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Can Acute Phase Proteins Predict Survival in Ventilated Patients With Acute Exacerbation of COPD? FREE TO VIEW

Gamal Agmy*, MD; Hoda Makhlouf, MD; Safaa Wafy, MD; Yasser Ahmed, MD; Mostafa Haridy, MD; Shahban Helal, MD
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Chest, Assiut University, Assiut, Egypt

Chest. 2012;142(4_MeetingAbstracts):944A. doi:10.1378/chest.1367496
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SESSION TYPE: Respiratory Support Posters

PRESENTED ON: Wednesday, October 24, 2012 at 01:30 PM - 02:30 PM

PURPOSE: Factors determining in-hospital mortality of patients ventilated with acute exacerbations of chronic obstructive pulmonary disease (AECOPD) are not precisely understood. The aim of this study was to assess the correlation between acute phase proteins [High sensitivity C-reactive protein (CRP) and prealbumin (PA)] and mortality in ventilated patients with COPD.

METHODS: We evaluated 336 COPD patients with AECOPD and on invasive mechanical ventilation. Detailed clinical evaluation was done daily. Concentrations of CRP and PA were measured on admission, 3rd, 8th and 16th day.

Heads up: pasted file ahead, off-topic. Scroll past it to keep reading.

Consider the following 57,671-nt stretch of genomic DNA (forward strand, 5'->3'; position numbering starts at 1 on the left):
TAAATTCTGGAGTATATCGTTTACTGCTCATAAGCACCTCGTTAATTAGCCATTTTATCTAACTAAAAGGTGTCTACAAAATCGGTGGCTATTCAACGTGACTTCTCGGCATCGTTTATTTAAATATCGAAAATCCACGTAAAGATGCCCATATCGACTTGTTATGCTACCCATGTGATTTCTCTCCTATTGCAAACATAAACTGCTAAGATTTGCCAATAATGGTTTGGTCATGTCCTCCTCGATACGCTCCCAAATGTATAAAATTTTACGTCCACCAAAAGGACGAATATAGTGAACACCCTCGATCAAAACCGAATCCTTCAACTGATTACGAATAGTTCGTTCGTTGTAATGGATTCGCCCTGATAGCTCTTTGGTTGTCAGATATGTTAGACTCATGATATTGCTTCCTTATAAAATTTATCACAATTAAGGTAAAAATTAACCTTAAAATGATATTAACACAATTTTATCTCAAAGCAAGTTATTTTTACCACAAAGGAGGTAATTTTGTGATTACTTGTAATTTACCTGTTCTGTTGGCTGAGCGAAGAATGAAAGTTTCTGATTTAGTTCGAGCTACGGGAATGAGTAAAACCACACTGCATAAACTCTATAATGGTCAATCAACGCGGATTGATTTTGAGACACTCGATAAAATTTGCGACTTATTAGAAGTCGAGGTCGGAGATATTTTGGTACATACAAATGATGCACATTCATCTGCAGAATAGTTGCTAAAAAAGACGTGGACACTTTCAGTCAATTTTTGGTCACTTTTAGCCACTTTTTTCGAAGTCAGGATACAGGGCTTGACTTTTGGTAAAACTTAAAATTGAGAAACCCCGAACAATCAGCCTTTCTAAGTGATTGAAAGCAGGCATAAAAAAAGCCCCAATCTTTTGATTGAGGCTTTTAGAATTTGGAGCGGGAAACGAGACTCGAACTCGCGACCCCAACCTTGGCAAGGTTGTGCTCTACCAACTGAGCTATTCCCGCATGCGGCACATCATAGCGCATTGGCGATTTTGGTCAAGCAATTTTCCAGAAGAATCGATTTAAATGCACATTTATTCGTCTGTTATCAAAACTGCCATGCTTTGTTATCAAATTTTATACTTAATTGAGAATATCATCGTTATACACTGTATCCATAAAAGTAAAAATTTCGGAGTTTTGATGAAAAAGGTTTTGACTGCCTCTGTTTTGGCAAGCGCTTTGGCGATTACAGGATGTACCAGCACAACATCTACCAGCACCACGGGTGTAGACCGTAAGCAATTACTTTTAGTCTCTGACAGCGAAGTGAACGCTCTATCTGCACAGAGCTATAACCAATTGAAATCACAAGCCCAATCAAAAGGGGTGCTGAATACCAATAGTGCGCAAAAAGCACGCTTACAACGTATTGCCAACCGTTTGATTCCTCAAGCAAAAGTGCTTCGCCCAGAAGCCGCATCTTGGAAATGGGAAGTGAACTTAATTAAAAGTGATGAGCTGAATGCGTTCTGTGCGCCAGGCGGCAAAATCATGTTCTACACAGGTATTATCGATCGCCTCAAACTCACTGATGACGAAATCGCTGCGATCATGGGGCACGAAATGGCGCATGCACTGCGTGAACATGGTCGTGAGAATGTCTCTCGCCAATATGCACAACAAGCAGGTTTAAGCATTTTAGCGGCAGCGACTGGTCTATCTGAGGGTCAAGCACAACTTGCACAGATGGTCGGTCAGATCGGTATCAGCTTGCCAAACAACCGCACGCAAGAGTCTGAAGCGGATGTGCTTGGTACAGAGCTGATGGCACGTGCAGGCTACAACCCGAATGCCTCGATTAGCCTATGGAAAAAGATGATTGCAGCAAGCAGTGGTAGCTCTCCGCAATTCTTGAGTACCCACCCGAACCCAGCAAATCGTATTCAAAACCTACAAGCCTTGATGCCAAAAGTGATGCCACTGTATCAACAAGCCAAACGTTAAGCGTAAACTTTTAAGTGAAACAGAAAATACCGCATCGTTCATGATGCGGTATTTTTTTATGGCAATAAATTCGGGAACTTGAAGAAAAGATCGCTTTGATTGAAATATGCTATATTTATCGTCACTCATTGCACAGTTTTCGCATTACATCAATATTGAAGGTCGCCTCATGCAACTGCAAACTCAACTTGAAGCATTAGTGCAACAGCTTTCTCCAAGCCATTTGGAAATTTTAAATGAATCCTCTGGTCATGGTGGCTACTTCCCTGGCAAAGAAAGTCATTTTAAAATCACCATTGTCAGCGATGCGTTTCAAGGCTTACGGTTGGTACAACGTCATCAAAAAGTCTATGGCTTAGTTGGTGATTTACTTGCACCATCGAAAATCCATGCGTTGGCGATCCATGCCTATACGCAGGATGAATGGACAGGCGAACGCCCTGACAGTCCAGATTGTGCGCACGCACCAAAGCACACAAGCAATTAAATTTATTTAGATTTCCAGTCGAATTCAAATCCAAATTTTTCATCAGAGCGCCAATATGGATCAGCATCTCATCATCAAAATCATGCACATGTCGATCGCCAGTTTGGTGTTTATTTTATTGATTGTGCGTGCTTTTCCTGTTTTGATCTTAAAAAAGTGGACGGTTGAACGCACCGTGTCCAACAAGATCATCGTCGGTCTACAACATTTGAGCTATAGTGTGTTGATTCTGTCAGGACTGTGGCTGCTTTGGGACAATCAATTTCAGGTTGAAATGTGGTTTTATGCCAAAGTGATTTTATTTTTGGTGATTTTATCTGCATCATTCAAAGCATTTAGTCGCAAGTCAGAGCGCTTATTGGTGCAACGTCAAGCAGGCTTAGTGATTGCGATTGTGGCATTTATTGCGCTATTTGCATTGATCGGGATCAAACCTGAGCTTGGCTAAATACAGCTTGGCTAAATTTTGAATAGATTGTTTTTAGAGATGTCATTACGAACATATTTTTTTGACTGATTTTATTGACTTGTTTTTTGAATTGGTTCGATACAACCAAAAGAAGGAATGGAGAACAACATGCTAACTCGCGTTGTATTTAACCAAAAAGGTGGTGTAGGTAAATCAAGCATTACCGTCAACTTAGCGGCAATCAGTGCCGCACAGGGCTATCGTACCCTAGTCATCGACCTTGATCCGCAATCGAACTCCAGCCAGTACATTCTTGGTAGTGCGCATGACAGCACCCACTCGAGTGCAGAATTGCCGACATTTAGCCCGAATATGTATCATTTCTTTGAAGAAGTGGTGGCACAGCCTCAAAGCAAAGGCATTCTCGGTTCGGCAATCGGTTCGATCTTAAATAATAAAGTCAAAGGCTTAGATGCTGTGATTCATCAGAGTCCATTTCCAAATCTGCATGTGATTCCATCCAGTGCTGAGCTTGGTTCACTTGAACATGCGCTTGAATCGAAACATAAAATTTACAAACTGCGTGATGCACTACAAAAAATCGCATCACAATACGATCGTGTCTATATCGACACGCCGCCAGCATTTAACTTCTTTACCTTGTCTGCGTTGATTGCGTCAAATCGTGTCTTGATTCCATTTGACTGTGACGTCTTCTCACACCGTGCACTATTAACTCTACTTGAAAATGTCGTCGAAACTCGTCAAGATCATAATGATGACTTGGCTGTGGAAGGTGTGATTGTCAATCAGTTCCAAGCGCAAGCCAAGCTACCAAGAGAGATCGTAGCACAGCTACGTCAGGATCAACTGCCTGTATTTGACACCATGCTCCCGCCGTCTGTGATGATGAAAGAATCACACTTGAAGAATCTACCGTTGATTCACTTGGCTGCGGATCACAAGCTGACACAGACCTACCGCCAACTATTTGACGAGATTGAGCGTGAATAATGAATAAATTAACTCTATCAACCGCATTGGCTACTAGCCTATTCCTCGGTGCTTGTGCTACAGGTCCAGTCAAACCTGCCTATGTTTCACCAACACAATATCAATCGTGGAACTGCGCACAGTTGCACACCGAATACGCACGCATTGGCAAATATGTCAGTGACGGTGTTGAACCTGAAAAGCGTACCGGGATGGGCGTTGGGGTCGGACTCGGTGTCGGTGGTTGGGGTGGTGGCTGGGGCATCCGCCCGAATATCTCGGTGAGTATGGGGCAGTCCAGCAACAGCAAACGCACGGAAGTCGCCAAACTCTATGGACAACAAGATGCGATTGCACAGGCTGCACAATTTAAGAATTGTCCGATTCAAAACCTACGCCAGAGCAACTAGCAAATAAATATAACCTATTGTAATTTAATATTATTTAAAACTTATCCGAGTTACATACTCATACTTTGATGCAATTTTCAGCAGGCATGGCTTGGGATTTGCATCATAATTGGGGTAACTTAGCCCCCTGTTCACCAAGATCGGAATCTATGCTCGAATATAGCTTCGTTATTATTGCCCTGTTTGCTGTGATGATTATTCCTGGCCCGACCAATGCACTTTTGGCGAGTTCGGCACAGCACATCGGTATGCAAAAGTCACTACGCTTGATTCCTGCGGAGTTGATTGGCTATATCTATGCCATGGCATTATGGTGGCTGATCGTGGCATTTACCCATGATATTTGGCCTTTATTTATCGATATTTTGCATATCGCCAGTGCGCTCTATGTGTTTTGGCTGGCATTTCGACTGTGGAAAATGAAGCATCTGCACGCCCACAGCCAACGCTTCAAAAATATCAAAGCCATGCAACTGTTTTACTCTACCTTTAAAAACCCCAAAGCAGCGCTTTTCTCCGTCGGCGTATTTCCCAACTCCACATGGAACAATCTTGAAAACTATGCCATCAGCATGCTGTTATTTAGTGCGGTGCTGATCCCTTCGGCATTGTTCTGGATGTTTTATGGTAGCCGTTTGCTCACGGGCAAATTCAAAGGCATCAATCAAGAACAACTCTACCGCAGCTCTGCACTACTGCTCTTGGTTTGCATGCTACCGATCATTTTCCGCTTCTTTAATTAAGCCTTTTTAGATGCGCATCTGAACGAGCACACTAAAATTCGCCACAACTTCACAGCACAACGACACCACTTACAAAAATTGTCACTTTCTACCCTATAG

RESULTS: During this study; 237 patients were discharged and 99 died. The difference between the two groups in CRP and PA was significant at admission, 3rd, 8th day and 16th day. In non survivors; there was a significant increase in CRP values with a significant decrease in PA with time (P<0.001). In-hospital mortality was significantly associated with lower arterial oxygen tension, higher arterial carbon dioxide tension, lower arterial oxygen saturation, lower body mass index and longer hospital stay.

CONCLUSIONS: CRP levels in patients who died were significantly higher on admission, 3rd, 8th and 16th day. A fall in CRP levels on follow up indicated a significantly better prognosis. An increase in the prealbumin level was observed in survivors.

CLINICAL IMPLICATIONS: Persistently high CRP and low prealbumen in COPD patients on ventilator are associated with poor prognosis. Aggressive treatment of systemic inflammation and malnutrition may improve prognosis. Prediction of survival status may be enhanced by considering arterial oxygen tension, arterial carbon dioxide tension, albumin, body mass index and duration of hospitalization.

DISCLOSURE: The following authors have nothing to disclose: Gamal Agmy, Hoda Makhlouf, Safaa Wafy, Yasser Ahmed, Mostafa Haridy, Shahban Helal

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Chest, Assiut University, Assiut, Egypt




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